Over the years, I’ve ghostwritten for many individuals and businesses seeking to establish themselves as thought leaders.

Sometimes, these clients have had a great command of their viewpoints and even their arguments. Other times, however, they’ve been less clear – and asked me to help them find their voice (and arguments).

One of the best ways to become a thought leader is to differentiate yourself from the chorus of voices already out there. Humans are social creatures and we tend to be swayed by large-scale outpourings on issues – and it can be tempting to follow the herd.

But one of the most surefire ways to become a thought leader is to point out the fact, truth or argument that everyone else is missing.

So next time you see a blog trending in your niche, ask yourself:

  • What argument or viewpoint is everyone else missing or ignoring?
  • What experiences do you have that will help support your points?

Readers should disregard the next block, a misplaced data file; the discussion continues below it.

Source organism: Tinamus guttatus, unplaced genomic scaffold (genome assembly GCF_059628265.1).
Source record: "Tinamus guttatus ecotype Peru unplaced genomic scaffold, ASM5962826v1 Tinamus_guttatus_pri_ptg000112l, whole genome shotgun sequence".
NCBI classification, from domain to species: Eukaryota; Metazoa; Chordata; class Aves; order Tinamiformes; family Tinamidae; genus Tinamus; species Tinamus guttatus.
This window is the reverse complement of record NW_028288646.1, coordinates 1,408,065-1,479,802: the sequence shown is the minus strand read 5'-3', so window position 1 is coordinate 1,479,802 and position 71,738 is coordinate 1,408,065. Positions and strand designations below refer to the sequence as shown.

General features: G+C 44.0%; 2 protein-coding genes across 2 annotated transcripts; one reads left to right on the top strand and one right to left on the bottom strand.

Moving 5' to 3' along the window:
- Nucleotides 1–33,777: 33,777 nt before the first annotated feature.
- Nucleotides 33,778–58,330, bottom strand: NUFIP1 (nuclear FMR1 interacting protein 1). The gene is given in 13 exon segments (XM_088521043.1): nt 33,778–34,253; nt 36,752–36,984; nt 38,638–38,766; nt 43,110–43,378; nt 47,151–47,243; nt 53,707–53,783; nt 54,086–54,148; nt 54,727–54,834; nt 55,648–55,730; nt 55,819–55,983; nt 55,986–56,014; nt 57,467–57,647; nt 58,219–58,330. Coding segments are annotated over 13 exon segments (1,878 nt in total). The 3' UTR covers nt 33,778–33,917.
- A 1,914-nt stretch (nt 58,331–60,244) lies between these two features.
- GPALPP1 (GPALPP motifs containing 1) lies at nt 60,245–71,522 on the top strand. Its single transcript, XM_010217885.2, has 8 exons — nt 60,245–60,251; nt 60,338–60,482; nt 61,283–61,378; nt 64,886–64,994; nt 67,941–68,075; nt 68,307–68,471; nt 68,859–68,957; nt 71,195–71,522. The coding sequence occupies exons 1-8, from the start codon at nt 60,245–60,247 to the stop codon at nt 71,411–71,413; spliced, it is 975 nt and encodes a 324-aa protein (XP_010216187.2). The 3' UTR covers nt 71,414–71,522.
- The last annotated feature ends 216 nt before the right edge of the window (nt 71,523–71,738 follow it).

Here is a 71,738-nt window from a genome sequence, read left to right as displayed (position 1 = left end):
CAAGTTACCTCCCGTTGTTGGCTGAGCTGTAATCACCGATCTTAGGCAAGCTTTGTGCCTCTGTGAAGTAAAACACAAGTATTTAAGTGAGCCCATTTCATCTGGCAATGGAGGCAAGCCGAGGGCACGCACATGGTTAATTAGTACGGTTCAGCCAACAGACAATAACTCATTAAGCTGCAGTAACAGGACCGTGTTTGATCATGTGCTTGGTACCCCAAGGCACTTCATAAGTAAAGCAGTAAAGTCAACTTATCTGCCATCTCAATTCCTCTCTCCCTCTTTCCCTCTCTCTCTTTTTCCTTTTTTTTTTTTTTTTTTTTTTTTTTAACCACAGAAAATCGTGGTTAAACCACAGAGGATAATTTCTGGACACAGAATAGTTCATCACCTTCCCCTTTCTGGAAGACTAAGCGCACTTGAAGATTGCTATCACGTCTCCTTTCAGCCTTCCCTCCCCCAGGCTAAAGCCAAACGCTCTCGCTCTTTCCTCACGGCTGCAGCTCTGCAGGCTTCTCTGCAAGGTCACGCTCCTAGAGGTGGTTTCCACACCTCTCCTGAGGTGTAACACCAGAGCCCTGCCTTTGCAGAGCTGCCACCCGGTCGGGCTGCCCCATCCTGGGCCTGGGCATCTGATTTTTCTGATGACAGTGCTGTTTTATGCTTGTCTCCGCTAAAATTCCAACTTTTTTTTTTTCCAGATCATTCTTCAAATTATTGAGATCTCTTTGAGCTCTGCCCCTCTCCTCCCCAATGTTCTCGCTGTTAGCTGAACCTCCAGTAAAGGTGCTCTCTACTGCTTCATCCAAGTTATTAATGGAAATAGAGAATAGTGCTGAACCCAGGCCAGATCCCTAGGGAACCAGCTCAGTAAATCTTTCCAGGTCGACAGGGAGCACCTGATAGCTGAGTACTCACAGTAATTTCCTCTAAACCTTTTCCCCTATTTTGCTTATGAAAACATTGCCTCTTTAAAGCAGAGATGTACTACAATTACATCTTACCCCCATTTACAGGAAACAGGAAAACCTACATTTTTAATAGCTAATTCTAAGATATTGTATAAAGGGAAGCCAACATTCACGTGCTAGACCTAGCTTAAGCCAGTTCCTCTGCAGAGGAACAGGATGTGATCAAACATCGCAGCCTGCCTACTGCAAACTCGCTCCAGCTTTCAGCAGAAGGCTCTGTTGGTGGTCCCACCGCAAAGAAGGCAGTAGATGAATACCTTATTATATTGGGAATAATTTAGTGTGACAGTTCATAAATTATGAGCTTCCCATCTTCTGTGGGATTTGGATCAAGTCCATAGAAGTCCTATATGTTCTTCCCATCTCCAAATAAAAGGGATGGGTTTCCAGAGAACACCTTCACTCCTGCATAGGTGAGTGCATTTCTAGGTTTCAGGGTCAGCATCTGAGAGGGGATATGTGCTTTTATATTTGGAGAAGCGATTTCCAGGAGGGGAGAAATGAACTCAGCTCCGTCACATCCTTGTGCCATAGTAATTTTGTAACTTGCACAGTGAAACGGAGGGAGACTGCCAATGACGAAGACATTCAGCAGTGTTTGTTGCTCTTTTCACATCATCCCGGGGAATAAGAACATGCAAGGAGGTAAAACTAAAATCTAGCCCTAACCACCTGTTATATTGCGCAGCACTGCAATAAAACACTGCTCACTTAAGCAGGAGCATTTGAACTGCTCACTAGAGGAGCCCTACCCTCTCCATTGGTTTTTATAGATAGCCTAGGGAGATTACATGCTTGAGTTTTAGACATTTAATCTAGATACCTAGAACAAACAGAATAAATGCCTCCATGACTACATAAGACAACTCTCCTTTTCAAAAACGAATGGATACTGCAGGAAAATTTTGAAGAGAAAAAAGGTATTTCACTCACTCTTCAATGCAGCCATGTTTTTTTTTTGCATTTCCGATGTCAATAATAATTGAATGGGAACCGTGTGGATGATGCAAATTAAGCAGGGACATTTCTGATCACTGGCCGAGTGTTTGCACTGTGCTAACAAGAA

• What is everyone else getting wrong?

It doesn’t have to be an essay. Most opinion pieces are less than 1,000 words in length. And professional columnists typically recommend that you bring three new points to the table when you write an opinion piece.

So when responding to a debate or news issue that affects your niche, briefly outline the topical issue at the beginning of your blog, before pointing out the issue or point that everyone is missing.

Try to think of three examples, analogies or personal experiences that support your argument.

Personal observations will always make you more credible. And they don’t have to be experiences you’ve had directly, they could be anecdotes and stories from friends or clients.

You don’t have to spend 30 years mastering your niche to be in with a chance of getting your opinions in print.